Carla Efstratiou with a selection of items for sale from her online fashion business.
Fashion devotee Carla Efstratiou, 23, spends two hours a week shopping online from overseas stores to fill her wardrobe and to buy jewellery and accessories for her brand, Stylehub.
These hours only increase at Christmas as she tracks down unique and cheap presents from a wider range of options than are available in Australia. ''You have to price check things to find the best option but the GST could change all that and take away the fun,'' Ms Efstratiou said.
''I look at eBay, then big department stores, then smaller boutiques and compare prices and ranges .''
But this could be the last tax-free Christmas for online shoppers such as Ms Efstratiou, with state treasurers meeting federal Treasurer Joe Hockey in Canberra on Wednesday to discuss lowering the GST threshold on imported goods worth less than $1000.
The decision has been pushed back until March. A lowering or scrapping of the threshold is being urged by Australian retailers, who say it gives foreign retailers an unfair advantage.
Consumer groups are concerned moves to impose the online tax are a ''knee-jerk reaction'' from the federal government, saying it will unfairly hit consumers with costs and delays.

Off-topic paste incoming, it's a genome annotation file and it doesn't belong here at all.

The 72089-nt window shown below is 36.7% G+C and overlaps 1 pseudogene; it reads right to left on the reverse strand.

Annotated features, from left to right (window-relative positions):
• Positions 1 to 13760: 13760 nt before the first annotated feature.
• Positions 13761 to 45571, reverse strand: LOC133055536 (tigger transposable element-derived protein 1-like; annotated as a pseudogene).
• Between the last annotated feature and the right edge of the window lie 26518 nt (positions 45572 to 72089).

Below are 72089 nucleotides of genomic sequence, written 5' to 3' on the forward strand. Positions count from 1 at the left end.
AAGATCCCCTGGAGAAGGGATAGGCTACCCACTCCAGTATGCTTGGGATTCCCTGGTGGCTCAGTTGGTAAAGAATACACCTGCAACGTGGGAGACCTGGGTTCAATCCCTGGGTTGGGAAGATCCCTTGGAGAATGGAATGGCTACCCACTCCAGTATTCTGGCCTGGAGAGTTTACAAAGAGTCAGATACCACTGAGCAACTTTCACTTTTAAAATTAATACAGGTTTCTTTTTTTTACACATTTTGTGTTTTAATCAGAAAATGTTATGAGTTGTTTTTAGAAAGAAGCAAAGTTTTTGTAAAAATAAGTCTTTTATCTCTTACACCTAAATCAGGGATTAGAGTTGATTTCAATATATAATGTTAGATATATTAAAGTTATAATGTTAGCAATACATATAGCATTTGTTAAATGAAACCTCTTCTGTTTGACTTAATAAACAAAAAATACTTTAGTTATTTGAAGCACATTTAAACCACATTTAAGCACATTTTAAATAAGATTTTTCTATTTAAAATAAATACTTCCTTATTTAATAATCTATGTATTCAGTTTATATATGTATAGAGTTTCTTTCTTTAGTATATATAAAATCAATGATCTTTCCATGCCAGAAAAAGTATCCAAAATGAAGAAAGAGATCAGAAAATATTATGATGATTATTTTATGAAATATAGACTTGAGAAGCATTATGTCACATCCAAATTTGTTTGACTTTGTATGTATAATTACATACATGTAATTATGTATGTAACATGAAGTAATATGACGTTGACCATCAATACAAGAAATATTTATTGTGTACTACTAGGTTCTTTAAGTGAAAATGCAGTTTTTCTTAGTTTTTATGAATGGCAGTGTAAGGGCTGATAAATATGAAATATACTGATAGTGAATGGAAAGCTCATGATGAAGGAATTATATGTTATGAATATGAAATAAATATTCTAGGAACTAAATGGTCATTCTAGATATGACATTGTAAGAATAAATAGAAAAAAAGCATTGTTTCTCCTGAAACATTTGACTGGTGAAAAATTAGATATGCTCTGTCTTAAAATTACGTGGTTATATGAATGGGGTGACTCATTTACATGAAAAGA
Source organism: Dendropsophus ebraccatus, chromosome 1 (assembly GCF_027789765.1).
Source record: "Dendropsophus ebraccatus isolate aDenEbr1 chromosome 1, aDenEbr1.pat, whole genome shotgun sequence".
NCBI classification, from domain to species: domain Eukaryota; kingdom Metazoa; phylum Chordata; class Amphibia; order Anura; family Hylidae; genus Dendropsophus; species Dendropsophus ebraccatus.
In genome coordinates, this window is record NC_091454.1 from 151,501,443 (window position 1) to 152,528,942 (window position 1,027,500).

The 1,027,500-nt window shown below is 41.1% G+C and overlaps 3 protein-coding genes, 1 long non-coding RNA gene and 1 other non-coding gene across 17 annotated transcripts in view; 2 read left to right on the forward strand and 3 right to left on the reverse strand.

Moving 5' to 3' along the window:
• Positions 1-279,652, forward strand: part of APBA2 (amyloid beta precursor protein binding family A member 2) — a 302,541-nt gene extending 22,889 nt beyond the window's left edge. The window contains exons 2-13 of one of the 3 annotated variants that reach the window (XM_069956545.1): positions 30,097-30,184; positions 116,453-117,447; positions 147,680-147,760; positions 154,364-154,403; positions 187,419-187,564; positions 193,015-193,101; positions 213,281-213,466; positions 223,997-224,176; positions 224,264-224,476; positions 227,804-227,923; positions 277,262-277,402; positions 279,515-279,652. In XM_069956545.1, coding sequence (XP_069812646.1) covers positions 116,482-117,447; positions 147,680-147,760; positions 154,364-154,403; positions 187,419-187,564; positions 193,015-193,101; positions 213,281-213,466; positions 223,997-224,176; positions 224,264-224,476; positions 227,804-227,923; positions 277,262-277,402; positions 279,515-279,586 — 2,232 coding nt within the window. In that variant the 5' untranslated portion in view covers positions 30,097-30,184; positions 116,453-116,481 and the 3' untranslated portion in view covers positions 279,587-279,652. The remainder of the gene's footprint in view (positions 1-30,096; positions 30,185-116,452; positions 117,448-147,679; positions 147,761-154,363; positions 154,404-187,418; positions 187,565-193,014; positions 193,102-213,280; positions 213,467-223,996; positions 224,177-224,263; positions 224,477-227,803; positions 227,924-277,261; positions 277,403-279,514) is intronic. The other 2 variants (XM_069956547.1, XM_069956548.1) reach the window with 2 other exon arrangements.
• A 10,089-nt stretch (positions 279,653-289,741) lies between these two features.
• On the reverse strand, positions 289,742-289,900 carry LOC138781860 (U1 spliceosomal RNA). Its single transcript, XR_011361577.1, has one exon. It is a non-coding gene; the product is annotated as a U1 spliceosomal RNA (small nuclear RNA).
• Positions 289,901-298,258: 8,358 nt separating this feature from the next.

Choice campaigns director Matt Levey, said Australian retailers should be improving their poor online customer service and long delivery times, rather than focusing on lobbying the government for a lower threshold for international retailers.
''Customers are already voting with their wallets due to the range of products they want,'' Mr Levey said.
Choice estimates the cost of a $20 parcel would rise to more than $35 under the proposed tax, with the addition of delays faced by consumers required to pay for collection, based on what Britain's Royal Mail charges as a ''collection fee''.
This is not the first time the lower online threshold has been debated. The 2011 Productivity Commission report found that lowering the online shopping threshold to $20 would raise in excess of $550 million in tax revenues. But there are questions around the high costs of administering such a change.
For now, Christmas shoppers can click in peace.